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Stop the pay raise/cigarette tax shell game

It’s truly dangerous when government thinks it’s going to have “excess” revenues and wonders how it is going to spend them. This topic has emerged in light of estimates that the now $1 a pack cigarette tax increase is wending its way through the Louisiana House would generate much more money than Gov. Kathleen Blanco’s goal of giving public school employees and college faculty members raises would require.

Of course, counting chickens before they hatch is a long-standing tradition in Louisiana fiscal policy so these estimates may be very off (as well as a history of taking revenues from one thing and using them to fund another different, especially with tobacco). They certainly will be somewhat off (wasn’t the 1998 Tobacco Settlement supposed to solve educational under-funding?) because a tax increase of that magnitude will cause some people finally to quit smoking (at least people will feel better about hanging around most public buildings in Shreveport). Still, there could be some revenue generated above and beyond funding this salary increase.

Blanco has made noises that surplus funds would go to health care. In essence, this admits the hypocrisy of the whole exercise: if you are taxing an activity because it is supposedly bad partly to discourage the behavior, the revenues generated should go to addressing the problems created by the behavior. As the behavior declines because of the tax, the problem becomes smaller, but so do the revenues to handle the reduced problem. You don’t link the revenues to something totally unconnected to it because then the problem doesn’t get addressed and the revenue stream, with no relationship to the issue to which it is linked, is unreliable to fund the other issue.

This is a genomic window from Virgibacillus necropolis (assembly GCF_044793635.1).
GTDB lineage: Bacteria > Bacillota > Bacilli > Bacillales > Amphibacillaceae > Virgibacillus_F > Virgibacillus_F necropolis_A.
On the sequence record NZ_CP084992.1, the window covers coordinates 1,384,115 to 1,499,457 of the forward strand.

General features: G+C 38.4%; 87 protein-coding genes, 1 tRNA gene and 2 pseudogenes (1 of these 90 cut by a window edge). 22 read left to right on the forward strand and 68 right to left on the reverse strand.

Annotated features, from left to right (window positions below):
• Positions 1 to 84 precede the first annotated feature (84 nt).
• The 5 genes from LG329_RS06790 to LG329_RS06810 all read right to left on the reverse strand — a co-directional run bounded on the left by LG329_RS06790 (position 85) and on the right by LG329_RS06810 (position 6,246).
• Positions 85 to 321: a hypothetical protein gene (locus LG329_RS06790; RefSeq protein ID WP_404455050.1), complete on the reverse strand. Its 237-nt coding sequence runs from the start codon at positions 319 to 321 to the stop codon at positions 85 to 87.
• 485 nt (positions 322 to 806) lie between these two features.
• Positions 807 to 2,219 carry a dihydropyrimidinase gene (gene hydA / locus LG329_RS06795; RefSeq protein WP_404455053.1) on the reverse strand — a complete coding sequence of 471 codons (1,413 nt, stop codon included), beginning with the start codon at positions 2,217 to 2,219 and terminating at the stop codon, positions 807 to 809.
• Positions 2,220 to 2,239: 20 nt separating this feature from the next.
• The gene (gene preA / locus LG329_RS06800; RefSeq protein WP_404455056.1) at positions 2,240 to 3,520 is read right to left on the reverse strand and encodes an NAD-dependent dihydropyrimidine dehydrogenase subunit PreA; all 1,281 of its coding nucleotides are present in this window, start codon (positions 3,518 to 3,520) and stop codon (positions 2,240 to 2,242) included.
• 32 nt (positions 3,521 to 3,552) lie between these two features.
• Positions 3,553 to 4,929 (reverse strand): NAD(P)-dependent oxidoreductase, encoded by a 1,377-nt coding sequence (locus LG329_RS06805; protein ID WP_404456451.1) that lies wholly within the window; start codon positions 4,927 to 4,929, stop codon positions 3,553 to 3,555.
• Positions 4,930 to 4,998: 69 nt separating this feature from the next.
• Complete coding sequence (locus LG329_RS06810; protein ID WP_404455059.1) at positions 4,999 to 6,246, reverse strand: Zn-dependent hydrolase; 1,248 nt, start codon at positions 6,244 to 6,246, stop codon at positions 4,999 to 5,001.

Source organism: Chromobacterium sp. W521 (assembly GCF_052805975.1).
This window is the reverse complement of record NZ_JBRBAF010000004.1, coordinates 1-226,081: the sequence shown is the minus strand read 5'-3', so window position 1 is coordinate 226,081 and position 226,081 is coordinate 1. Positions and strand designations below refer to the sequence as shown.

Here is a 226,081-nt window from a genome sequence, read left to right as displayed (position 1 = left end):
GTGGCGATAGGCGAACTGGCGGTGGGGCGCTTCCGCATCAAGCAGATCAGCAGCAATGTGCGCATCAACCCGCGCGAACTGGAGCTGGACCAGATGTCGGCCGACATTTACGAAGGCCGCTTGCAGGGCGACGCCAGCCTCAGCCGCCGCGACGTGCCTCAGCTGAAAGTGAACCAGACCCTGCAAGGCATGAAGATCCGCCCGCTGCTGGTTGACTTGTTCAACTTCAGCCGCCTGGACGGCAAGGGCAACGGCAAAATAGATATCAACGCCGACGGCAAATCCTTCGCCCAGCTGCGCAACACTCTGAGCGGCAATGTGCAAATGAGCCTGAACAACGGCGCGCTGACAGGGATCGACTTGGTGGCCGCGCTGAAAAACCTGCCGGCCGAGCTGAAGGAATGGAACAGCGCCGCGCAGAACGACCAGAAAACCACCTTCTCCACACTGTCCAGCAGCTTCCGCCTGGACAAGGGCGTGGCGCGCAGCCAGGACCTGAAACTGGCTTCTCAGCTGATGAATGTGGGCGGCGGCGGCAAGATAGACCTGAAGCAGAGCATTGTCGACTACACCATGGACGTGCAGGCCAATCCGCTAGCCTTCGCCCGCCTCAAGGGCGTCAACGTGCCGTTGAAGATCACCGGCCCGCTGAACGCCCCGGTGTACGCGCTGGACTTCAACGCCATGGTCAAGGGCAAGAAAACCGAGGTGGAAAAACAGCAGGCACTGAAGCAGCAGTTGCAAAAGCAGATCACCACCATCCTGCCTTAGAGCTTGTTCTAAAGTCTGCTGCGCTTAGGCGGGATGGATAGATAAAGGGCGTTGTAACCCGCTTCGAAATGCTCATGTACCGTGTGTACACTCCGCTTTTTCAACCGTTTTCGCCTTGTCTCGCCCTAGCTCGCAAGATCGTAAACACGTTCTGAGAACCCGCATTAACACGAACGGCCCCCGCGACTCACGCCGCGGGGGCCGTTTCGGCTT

The whole strategy has been to find something unpopular engaged in by only a minority of the population, and to suck money out of that group because it is the kind of tax increase the least resisted by the majority and it is tied into a popular but wholly unrelated area. If increased educational salaries were really a state priority, it would be taken care of already by cutting spending in presumably less-important areas (maybe even in health care through more efficient use of resources.) In short, it is nothing but a shell game.

Were there any real rationality to all of this Blanco would reverse her case – she would clamor for the tax increase as a way pump additional funds into state health care expenditures, and then fund raises only after health care needs are met. This tax’s proceeds could be made to flow into a dedicated fund whose revenues only went into health care. Then an amount of money now coming from the general fund into health care could be redirected to these raises.

This kind of arrangement would out logic into the process and take hypocrisy out of it. If Louisianans are going to get hit with a tax increase which, frankly, is unjustified until greater efficiency measures first are introduced into state government and policy, at least have one which serves a real need and encourages the state to adopt a saner set of priorities.

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